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Jinx
05-16-2009, 07:40 AM
The ancient question of how a bird can rest on an uninsulated wire still baffles me, and recent events at the Philly airport support my arguement. People claim the birds can rest on the high voltage lines since they are not grounded. Regardless, I argue that there IS still a potential difference between the bird and the wire; therefore, I would expect an arc to jump before the bird could even land.

Now to support this, recent news mentioned two planes struck by lightning upon approach to Philly. Naturally, I argue it is the potential difference in work here since the planes were not grounded. Likewise, I use cloud to cloud lightning as further evidence that only a potential difference (of some value, depending) is needed for an electrical spark to jump. Thus, I argue arcing to ground alone does not explain all cases...and the bird should be shocked.

And yet, birds DO rest on high voltage lines. How?
- Jinx

HongKongFooey
05-16-2009, 07:57 AM
Your question is more about how the bird gets to the wire without being shocked than how it sits on the conductor, right? I think it's a good question. If you watch a high voltage inspection where they tie the helicopter to the high voltage line to get them to the same potential there is an arc when they use the shock stick to reach out and touch the line at the beginning of the procedure.

My WAG is I think the size of the bird is big factor here. The current in the wire is passing back and forth (assuming it's an ac line though high voltage dc is becoming more and more common) rapidly in the wire with ease, there is no reason to pass to the bird. With a larger object like a plane there's enough surface area for eddy currents and the like that it would present more of a 'target potential' to get the charges in that area to jump to it and try to equalize. Just a WAG though, I look forward to hearing some better answers.

HongKongFooey
05-16-2009, 08:14 AM
Damn my stupid connection! I wanted to add that I think a metal object that gets near a potential difference will be very different also in that induced current will flow in it and set up a field of potential around the object opposite to the field that created it. The difference in potential has to be great enough that the arc will overcome the resistance of the air in between the two objects and there are a lot more dynamics involved with a big metal plane than a small bird.

ivan astikov
05-16-2009, 08:23 AM
What would happen to a homing pigeon or other bird with a metal ring on its leg?

HongKongFooey
05-16-2009, 08:32 AM
What would happen to a homing pigeon or other bird with a metal ring on its leg?This one I'm more certain about although it's still a WAG since I don't have any cites for it. I've had coworkers forget to remove their wedding rings before working on equipment. The induced current in the ring will get hot enough to make the finger quite red and that's just working near 10,8 kV and 600V feeds. One acquaintance lost his finger working in a mine when he got too close to a damaged part of a 13,6 kV cable. The ring in that case melted. Near high voltage cable I have no doubt it would either arc to that ring or heat it up to very dangerous temperature for the pigeon.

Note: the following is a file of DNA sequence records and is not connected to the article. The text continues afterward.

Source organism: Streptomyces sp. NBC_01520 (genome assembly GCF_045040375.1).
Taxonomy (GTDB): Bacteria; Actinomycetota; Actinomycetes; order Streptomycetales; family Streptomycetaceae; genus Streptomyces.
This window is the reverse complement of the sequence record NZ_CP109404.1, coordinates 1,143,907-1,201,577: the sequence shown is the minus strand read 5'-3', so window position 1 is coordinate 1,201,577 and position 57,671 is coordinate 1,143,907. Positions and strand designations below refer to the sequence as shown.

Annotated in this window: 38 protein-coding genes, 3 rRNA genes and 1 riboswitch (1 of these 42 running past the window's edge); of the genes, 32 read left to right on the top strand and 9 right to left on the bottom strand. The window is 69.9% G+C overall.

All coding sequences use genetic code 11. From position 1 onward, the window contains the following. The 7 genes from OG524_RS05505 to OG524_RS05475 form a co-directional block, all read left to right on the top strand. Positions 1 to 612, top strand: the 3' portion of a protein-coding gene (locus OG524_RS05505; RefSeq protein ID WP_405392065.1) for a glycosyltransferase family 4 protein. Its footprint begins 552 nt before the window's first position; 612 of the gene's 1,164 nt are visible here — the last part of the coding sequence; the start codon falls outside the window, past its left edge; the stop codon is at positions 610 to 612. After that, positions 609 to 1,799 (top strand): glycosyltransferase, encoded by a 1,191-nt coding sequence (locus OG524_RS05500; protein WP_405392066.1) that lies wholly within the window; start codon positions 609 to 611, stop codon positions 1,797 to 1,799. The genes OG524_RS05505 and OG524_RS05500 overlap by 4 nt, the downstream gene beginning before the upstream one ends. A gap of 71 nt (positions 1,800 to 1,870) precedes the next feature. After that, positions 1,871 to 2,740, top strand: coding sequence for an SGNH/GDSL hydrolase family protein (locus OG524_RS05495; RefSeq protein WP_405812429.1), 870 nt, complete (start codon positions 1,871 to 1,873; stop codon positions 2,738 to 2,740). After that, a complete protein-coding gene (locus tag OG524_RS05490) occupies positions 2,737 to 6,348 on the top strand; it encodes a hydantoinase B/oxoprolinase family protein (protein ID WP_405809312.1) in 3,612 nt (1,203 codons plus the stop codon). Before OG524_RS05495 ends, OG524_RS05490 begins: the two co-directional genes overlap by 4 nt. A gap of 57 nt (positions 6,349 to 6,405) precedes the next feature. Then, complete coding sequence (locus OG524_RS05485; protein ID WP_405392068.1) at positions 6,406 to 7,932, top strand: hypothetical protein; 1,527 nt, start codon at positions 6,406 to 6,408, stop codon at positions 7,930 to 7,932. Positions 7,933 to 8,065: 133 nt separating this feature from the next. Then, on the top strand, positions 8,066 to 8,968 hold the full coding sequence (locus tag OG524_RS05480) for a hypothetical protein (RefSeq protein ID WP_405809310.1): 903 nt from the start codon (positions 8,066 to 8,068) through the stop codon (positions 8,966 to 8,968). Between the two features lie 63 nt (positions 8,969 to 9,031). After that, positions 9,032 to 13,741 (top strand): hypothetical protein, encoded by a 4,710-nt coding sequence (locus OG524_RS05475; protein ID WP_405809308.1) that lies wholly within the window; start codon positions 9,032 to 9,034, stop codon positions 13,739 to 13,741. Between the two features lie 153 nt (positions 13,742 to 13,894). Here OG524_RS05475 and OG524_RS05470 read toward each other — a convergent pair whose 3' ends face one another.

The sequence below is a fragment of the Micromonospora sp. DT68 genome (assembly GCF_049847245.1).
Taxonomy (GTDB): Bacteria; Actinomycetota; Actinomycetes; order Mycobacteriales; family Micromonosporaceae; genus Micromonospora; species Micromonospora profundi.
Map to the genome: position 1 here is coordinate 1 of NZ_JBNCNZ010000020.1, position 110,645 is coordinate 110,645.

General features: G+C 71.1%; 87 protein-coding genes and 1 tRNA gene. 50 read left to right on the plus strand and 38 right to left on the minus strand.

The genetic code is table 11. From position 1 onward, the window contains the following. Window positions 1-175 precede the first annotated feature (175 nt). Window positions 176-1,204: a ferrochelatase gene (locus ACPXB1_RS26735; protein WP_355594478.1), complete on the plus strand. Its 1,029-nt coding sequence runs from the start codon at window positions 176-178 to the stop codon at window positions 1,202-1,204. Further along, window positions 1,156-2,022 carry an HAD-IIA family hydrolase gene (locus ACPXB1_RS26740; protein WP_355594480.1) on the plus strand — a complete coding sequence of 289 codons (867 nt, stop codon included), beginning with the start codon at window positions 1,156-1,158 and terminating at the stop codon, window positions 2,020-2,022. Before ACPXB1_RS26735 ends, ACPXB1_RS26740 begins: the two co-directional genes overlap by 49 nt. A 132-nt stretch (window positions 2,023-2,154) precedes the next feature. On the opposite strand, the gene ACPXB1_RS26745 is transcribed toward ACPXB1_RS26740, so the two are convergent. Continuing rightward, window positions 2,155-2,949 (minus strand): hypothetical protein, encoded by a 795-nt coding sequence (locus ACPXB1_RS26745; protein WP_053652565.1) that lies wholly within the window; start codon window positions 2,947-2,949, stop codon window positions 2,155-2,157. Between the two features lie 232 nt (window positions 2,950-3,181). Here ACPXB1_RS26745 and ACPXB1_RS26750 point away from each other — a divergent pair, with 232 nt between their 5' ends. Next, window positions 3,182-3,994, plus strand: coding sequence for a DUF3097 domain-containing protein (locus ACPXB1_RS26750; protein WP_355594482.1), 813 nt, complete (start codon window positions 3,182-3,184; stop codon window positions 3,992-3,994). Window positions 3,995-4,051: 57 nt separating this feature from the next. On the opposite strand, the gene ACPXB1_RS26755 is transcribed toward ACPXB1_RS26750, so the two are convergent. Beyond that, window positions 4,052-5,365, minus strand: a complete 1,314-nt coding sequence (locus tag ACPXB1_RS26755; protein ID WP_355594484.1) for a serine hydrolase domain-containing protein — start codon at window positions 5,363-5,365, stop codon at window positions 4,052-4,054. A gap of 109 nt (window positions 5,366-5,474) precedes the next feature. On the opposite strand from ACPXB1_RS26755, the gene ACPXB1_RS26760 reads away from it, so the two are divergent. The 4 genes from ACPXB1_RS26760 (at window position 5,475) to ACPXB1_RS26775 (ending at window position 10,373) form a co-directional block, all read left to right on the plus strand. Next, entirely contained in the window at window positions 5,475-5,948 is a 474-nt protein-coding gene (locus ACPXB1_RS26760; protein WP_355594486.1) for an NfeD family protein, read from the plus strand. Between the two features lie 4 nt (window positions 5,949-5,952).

RickJay
05-16-2009, 09:19 AM
This one I'm more certain about although it's still a WAG since I don't have any cites for it. I've had coworkers forget to remove their wedding rings before working on equipment. The induced current in the ring will get hot enough to make the finger quite red and that's just working near 10,8 kV and 600V feeds. One acquaintance lost his finger working in a mine when he got too close to a damaged part of a 13,6 kV cable. The ring in that case melted. Near high voltage cable I have no doubt it would either arc to that ring or heat it up to very dangerous temperature for the pigeon.
But your friends completed a circuit to the ground. The pigeon doesn't.

Unless your friends are birds, in which case I take that back.

HongKongFooey
05-16-2009, 09:29 AM
But your friends completed a circuit to the ground. The pigeon doesn't.
A conductor moving inside a magnetic field (the field around the conductor) will have a current induced in it with a polarity opposing the force that created it (if I remember Lenz's law correctly).

beowulff
05-16-2009, 09:54 AM
A conductor moving inside a magnetic field (the field around the conductor) will have a current induced in it with a polarity opposing the force that created it (if I remember Lenz's law correctly).

True, but the amount of current induced in a ring-sized conductor at 60Hz. with a single-turn primary (outside of the ring) would be insignificant.

mangeorge
05-16-2009, 09:57 AM
If you were to fall from the sky and grab a high potential line, you too would survive as long as you were on only that one wire. It's difference in potential that makes current flow, and you and the birds equalize with the conductor pretty much instantaneously. There's no current flow.